CAPITAL REGION, N.Y. (NEWS10) — 2021 proved itself to be another year that, for many, brought isolation, fear, and anxiety due to persisting COVID-19 concerns.

“The other pandemic is the mental health pandemic. All the people who are in isolation, all the people who are in despair, anxious, depressed, and who might be overmedicating,” said Glenn Liebman, CEO of the Mental Health Association in New York State.

Liebman said mental health first aid training is available so people can understand how to respond when someone they know is going through a crisis, and especially now, it’s important to know the resource is there.

“There have been, I think, over 2 million people in the country who have been trained in this, to have a basic understanding about mental health that a lot of people don’t have. There’s not a lot of mental health literacy out there,” Liebman explained.

Liebman added while it’s good that conversations about mental health have become less stigmatized, more tangible action is needed. He is among a number of mental health leaders calling on Governor Kathy Hochul to include funding for the mental and behavioral health workforce in the next budget, amid what’s been called an industry crisis for desperately needed services.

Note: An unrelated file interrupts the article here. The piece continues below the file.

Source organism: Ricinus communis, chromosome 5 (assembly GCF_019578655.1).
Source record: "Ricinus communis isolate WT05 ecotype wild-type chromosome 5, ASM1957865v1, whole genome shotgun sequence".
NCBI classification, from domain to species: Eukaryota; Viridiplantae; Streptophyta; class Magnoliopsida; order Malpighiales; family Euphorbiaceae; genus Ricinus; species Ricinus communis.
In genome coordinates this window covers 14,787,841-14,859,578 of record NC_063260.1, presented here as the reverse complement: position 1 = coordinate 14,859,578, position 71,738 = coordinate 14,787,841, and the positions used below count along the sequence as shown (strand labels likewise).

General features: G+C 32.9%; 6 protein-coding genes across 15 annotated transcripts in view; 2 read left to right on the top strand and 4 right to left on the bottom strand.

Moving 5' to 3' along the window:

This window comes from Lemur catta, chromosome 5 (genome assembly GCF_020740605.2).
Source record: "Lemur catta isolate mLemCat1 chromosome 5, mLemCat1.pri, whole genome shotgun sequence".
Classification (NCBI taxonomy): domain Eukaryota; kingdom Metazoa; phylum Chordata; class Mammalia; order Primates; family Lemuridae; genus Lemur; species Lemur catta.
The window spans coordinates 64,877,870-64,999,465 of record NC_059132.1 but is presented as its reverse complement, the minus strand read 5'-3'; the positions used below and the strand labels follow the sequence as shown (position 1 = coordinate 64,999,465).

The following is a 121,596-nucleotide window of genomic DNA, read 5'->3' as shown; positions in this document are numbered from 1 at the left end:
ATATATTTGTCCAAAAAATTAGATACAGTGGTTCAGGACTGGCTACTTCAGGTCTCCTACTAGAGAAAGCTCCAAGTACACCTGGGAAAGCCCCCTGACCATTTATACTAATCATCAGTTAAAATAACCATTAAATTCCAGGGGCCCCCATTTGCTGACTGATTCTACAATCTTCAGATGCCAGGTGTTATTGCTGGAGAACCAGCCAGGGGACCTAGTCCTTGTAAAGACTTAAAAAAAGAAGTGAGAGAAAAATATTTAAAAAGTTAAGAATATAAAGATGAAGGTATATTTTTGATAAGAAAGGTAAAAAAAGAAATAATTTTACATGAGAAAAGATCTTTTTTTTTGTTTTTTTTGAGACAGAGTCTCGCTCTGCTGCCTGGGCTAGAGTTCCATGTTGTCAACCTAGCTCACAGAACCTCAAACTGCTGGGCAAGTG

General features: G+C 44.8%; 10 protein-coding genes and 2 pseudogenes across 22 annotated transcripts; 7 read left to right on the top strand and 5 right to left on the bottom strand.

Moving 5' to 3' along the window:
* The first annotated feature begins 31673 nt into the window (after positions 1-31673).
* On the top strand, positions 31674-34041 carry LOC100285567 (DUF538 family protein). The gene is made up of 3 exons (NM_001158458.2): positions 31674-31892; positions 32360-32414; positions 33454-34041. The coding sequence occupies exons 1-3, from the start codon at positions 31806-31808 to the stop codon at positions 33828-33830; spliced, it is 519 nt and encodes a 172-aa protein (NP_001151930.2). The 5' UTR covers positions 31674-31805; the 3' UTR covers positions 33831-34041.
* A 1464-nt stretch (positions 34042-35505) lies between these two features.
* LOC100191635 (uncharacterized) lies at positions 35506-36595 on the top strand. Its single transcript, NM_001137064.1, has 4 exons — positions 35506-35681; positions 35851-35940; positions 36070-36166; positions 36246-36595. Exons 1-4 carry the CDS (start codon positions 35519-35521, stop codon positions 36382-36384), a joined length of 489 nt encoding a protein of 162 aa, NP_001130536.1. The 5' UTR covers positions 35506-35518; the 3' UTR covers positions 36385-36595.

“We need to make sure that we have enough psychologists, psychiatrists, social workers, clinicians,” Liebman said, “we just need a stronger mental health workforce out there. We need better services for these people.”

Mental Health America ranks New York third in the United States for prevalence of mental illness in 2021, and second for adults with serious thoughts of suicide.

Governor Hochul recently signed a bill that establishes a 9-8-8 hotline for mental health emergencies. The idea is to connect people having suicidal thoughts or other mental crises with compassionate, lifesaving services.

“This is a major step toward updating NY’s mental health infrastructure & I’m proud of what we accomplished with this legislation- from providing cultural competency training for operators to reporting measures that ensure the line is being used equitably and efficiently,” said bill sponsor Senator Samra Brouk.

The 9-8-8 hotline is a federal requirement under the National Suicide Hotline Designation Act of 2020, and will be implemented by July 2022.